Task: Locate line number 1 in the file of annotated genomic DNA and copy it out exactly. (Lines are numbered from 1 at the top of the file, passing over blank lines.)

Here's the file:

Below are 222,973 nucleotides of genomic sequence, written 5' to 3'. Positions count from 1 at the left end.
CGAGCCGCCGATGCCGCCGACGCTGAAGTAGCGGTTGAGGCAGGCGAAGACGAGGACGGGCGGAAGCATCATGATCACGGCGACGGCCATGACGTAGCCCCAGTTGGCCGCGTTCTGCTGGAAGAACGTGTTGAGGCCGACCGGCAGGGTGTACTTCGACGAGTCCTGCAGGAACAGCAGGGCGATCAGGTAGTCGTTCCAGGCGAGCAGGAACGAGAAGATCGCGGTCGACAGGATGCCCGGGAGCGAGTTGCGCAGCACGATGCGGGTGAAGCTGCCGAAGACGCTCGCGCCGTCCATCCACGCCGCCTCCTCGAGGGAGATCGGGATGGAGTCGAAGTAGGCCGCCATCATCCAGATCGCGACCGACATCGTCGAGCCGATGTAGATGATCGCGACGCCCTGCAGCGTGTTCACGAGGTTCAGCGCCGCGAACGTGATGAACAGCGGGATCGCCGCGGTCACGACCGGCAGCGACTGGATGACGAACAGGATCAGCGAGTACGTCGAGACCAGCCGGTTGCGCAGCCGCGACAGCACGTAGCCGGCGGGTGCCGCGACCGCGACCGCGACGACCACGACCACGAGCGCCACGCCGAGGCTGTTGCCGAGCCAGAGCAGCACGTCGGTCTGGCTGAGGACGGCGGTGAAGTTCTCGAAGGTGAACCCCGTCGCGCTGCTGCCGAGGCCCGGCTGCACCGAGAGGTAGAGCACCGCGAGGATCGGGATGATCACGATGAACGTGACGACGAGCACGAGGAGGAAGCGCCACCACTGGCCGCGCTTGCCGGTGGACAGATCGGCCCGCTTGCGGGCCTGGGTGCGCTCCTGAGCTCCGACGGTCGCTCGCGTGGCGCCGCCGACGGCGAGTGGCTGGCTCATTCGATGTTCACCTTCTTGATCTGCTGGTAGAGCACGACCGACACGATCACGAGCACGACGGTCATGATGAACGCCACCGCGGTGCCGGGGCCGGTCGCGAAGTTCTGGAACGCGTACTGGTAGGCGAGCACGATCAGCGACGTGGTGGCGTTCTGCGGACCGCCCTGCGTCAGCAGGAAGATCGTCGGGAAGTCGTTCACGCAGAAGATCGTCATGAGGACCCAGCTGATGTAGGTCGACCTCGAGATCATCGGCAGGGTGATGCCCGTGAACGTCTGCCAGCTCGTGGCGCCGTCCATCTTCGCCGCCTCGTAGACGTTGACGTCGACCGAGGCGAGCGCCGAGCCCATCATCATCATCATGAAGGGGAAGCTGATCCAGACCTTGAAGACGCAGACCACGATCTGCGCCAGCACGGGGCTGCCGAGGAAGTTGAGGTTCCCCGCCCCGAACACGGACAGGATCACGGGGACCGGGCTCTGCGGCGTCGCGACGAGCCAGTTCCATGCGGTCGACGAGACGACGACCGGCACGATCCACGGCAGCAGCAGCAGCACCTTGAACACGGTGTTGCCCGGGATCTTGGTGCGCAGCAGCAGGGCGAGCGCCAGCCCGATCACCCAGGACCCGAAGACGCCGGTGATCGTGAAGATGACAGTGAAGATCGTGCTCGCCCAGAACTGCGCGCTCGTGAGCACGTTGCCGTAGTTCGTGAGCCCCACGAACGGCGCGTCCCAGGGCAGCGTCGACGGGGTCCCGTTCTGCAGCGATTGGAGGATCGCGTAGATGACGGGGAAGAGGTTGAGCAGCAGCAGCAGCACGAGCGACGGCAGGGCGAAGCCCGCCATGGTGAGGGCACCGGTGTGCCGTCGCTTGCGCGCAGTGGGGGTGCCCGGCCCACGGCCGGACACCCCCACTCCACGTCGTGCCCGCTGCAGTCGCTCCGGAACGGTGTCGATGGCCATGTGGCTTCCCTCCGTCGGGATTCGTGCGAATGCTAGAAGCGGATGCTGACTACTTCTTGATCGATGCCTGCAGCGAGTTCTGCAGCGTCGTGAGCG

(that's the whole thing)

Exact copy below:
Below are 222,973 nucleotides of genomic sequence, written 5' to 3'. Positions count from 1 at the left end.